We started in November 2012. We have a leadership team of five, and each member has their own area that they oversee. The research has been led by Linda Okazaki. She has managed at least a dozen researchers putting in hundreds of hours research and also developing script outlines. Shannon Reese and Kathy Jones are handling the video production and final script work. Richard Kehoe is organizing the ushers/volunteers, auction and set design for the event. In addition to this group we have the CGS volunteers that work in media relations and blog work (Kathryn Doyle being one of them), and education that have all pitched in and taken part in getting the word out. It truly is a collaborative effort.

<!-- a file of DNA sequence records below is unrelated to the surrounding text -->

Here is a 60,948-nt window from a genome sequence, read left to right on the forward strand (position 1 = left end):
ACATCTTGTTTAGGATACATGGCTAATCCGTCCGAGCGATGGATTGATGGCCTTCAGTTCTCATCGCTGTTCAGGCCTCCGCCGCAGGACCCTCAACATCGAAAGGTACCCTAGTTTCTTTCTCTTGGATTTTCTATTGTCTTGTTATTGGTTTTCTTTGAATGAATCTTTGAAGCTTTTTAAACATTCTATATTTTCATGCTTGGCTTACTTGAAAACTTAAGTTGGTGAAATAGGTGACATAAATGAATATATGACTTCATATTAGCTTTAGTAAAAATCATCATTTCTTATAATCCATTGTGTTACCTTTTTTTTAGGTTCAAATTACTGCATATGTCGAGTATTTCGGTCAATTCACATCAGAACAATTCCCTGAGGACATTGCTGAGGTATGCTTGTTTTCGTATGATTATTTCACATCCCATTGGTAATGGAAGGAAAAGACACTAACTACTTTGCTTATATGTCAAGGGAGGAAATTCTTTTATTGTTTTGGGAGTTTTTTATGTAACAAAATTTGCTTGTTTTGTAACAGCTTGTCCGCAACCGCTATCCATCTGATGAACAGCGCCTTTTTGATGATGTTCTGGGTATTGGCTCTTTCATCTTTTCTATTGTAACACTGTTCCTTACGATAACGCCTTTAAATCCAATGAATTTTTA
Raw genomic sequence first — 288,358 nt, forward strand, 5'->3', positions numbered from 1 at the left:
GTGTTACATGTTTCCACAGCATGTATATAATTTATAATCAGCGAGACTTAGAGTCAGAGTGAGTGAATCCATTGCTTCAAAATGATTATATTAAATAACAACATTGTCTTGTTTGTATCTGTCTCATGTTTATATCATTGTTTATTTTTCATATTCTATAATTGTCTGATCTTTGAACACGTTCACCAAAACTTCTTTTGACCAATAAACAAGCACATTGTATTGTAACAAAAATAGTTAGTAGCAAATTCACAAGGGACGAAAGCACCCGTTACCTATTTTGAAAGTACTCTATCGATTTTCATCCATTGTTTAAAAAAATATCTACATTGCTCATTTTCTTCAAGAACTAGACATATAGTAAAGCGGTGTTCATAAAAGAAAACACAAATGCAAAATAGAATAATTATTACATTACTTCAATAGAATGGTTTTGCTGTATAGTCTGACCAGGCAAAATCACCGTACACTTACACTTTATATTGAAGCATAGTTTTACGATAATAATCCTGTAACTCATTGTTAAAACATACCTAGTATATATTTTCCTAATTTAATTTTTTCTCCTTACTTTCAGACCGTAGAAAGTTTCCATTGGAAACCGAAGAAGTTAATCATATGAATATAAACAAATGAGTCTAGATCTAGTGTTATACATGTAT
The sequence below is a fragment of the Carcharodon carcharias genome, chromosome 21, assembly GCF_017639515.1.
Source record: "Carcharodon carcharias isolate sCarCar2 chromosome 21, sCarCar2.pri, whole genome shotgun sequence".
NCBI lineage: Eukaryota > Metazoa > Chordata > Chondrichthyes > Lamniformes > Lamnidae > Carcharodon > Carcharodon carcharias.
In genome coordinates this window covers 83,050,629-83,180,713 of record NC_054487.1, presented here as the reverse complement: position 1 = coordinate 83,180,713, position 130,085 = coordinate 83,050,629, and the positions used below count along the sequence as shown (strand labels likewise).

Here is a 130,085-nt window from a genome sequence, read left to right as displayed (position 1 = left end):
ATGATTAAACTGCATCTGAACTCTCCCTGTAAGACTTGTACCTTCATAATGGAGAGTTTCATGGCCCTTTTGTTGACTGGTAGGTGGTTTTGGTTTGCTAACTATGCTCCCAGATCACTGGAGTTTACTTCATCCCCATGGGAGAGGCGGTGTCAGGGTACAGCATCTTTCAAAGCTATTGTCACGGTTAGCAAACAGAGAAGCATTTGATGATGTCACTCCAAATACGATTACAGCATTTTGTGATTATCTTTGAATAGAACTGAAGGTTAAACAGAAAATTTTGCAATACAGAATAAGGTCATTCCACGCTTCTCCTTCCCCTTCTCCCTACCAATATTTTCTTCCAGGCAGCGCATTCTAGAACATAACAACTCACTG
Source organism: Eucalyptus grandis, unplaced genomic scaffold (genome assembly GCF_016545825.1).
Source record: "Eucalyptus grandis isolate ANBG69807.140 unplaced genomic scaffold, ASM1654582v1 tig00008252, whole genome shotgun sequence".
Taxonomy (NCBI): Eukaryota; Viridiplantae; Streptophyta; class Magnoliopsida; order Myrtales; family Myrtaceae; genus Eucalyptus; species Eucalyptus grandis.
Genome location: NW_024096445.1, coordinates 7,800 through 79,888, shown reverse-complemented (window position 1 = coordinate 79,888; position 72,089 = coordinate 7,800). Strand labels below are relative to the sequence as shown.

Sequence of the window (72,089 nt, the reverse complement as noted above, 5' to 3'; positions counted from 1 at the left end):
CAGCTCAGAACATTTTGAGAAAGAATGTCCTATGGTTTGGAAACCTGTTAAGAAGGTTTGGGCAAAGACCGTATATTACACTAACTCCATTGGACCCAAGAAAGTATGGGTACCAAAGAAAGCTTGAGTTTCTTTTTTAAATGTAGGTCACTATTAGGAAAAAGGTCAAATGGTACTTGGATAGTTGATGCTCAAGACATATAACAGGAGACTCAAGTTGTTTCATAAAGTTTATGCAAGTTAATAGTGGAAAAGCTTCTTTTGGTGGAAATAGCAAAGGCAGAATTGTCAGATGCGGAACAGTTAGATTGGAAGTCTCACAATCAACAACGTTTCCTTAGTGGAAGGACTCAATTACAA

For other genealogical societies who are endeavoring on a the same type of event my only suggestion would be to find an interesting group to have on stage; something for everyone was really the thought behind it and to use an “all hands on deck” approach. Tap into your best resources – the members of your group! CGS has the best and most talented people out there. We are all equally passionate about genealogy and with that great research happened which has turned into the stories which will unfold on the night.
Finally, after the event, when your feet are propped up and you’re relishing in the success . . . what do you think the impact of holding an event like Their Roots Are Showing will have on the local community?
The goal for us is to get people excited about looking backward and bring them into our society to see if their own roots are showing!
Anything else you’d like to add about Their Roots Are Showing?
Our tickets are on sale through the Lesher box office: http://www.lesherartscenter.org/california-genealogical-societys-their-roots-are-showing/ and we hope to see you there!